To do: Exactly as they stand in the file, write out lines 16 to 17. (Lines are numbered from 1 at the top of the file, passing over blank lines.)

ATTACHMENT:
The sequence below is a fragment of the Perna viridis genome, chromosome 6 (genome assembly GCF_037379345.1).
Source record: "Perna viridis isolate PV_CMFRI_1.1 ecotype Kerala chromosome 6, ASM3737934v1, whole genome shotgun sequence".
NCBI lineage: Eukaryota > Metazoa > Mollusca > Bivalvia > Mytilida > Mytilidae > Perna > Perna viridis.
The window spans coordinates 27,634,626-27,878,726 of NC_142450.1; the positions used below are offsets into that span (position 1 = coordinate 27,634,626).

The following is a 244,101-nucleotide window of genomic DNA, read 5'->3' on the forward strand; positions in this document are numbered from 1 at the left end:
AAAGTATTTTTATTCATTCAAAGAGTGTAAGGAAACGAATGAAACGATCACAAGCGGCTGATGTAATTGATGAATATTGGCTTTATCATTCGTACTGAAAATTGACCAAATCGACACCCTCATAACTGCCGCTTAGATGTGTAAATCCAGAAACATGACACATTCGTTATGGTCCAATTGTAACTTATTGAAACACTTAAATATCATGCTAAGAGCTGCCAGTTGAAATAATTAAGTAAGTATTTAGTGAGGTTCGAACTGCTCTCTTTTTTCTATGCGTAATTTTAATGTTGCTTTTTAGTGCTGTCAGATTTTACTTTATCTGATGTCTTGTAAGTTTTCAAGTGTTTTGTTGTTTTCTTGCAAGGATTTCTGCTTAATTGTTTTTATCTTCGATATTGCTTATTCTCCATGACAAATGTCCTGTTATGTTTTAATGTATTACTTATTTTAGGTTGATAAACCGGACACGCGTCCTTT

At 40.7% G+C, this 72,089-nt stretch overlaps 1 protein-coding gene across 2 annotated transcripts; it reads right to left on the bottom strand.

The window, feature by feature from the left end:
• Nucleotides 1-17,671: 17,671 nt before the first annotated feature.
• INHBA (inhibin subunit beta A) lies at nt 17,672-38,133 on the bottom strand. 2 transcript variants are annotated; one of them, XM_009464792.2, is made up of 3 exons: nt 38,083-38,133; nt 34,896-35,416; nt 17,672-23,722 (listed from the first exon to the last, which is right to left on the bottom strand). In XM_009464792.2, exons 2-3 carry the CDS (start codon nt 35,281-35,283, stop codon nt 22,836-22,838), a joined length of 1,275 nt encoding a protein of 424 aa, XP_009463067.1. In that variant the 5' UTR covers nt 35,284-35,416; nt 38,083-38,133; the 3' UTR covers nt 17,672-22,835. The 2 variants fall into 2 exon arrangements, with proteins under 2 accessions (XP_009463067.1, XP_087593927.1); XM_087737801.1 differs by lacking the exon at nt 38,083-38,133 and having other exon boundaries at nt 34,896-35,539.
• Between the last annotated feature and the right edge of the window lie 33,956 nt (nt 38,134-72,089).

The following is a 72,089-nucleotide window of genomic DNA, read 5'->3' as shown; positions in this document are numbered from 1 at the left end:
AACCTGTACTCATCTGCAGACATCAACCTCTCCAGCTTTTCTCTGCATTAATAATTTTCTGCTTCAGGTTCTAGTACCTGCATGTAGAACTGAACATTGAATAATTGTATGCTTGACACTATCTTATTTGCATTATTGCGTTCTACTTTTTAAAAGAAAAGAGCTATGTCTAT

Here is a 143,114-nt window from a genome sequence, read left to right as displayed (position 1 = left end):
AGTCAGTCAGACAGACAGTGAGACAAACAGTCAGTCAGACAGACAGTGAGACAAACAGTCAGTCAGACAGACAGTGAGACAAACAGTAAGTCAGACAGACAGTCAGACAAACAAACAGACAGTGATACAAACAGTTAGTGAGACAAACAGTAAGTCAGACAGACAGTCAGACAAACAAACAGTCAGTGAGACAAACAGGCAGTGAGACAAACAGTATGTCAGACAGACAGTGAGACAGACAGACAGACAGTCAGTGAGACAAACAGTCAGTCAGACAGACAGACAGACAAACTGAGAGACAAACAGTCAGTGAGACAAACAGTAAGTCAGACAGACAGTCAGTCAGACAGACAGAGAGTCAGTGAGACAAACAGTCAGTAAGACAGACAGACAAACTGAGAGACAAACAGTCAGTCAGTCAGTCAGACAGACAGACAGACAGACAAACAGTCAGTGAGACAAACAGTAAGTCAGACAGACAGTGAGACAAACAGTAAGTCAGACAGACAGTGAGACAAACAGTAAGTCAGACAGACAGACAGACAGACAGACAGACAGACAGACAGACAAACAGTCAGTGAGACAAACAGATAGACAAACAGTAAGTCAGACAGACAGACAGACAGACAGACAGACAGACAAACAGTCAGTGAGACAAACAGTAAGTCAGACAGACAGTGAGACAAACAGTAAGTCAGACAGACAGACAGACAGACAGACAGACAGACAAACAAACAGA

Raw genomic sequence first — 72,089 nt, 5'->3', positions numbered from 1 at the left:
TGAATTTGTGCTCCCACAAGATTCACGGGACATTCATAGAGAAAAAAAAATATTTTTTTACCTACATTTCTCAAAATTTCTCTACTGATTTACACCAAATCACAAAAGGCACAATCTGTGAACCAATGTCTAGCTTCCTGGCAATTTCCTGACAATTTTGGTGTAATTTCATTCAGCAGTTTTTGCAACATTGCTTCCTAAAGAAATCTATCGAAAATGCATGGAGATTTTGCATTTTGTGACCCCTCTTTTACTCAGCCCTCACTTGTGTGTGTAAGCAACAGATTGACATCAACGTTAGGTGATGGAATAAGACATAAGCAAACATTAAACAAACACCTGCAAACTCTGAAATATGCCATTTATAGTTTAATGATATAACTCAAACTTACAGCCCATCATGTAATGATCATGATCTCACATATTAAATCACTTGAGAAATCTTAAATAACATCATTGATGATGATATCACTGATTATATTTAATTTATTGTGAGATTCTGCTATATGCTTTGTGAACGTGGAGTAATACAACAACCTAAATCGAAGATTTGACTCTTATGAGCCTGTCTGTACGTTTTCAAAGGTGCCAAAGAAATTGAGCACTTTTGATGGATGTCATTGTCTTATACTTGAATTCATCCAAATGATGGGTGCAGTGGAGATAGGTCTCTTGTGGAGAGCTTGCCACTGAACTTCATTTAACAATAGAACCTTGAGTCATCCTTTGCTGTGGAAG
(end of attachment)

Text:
Raw genomic sequence first — 72,089 nt, 5'->3', positions numbered from 1 at the left:
TGAATTTGTGCTCCCACAAGATTCACGGGACATTCATAGAGAAAAAAAAATATTTTTTTACCTACATTTCTCAAAATTTCTCTACTGATTTACACCAAATCACAAAAGGCACAATCTGTGAACCAATGTCTAGCTTCCTGGCAATTTCCTGACAATTTTGGTGTAATTTCATTCAGCAGTTTTTGCAACATTGCTTCCTAAAGAAATCTATCGAAAATGCATGGAGATTTTGCATTTTGTGACCCCTCTTTTACTCAGCCCTCACTTGTGTGTGTAAGCAACAGATTGACATCAACGTTAGGTGATGGAATAAGACATAAGCAAACATTAAACAAACACCTGCAAACTCTGAAATATGCCATTTATAGTTTAATGATATAACTCAAACTTACAGCCCATCATGTAATGATCATGATCTCACATATTAAATCACTTGAGAAATCTTAAATAACATCATTGATGATGATATCACTGATTATATTTAATTTATTGTGAGATTCTGCTATATGCTTTGTGAACGTGGAGTAATACAACAACCTAAATCGAAGATTTGACTCTTATGAGCCTGTCTGTACGTTTTCAAAGGTGCCAAAGAAATTGAGCACTTTTGATGGATGTCATTGTCTTATACTTGAATTCATCCAAATGATGGGTGCAGTGGAGATAGGTCTCTTGTGGAGAGCTTGCCACTGAACTTCATTTAACAATAGAACCTTGAGTCATCCTTTGCTGTGGAAG